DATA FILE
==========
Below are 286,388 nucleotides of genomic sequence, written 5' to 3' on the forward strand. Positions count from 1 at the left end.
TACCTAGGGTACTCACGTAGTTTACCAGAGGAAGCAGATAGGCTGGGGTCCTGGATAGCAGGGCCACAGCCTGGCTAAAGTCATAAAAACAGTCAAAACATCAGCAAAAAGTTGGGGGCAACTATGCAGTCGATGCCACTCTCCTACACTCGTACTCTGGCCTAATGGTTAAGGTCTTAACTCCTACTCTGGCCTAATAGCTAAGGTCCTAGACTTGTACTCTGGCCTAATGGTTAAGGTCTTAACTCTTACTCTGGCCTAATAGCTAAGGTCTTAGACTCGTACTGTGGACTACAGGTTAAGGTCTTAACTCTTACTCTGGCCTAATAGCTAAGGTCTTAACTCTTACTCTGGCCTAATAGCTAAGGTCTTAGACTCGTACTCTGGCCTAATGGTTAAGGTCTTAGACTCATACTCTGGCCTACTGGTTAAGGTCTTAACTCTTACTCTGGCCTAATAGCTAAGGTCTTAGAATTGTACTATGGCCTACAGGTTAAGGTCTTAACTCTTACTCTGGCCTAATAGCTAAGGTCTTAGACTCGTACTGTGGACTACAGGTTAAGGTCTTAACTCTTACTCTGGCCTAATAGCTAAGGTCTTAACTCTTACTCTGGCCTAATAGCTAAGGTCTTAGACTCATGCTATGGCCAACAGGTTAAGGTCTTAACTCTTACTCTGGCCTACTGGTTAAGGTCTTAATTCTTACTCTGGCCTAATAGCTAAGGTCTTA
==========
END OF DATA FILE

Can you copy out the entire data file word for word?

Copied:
Below are 286,388 nucleotides of genomic sequence, written 5' to 3' on the forward strand. Positions count from 1 at the left end.
TACCTAGGGTACTCACGTAGTTTACCAGAGGAAGCAGATAGGCTGGGGTCCTGGATAGCAGGGCCACAGCCTGGCTAAAGTCATAAAAACAGTCAAAACATCAGCAAAAAGTTGGGGGCAACTATGCAGTCGATGCCACTCTCCTACACTCGTACTCTGGCCTAATGGTTAAGGTCTTAACTCCTACTCTGGCCTAATAGCTAAGGTCCTAGACTTGTACTCTGGCCTAATGGTTAAGGTCTTAACTCTTACTCTGGCCTAATAGCTAAGGTCTTAGACTCGTACTGTGGACTACAGGTTAAGGTCTTAACTCTTACTCTGGCCTAATAGCTAAGGTCTTAACTCTTACTCTGGCCTAATAGCTAAGGTCTTAGACTCGTACTCTGGCCTAATGGTTAAGGTCTTAGACTCATACTCTGGCCTACTGGTTAAGGTCTTAACTCTTACTCTGGCCTAATAGCTAAGGTCTTAGAATTGTACTATGGCCTACAGGTTAAGGTCTTAACTCTTACTCTGGCCTAATAGCTAAGGTCTTAGACTCGTACTGTGGACTACAGGTTAAGGTCTTAACTCTTACTCTGGCCTAATAGCTAAGGTCTTAACTCTTACTCTGGCCTAATAGCTAAGGTCTTAGACTCATGCTATGGCCAACAGGTTAAGGTCTTAACTCTTACTCTGGCCTACTGGTTAAGGTCTTAATTCTTACTCTGGCCTAATAGCTAAGGTCTTA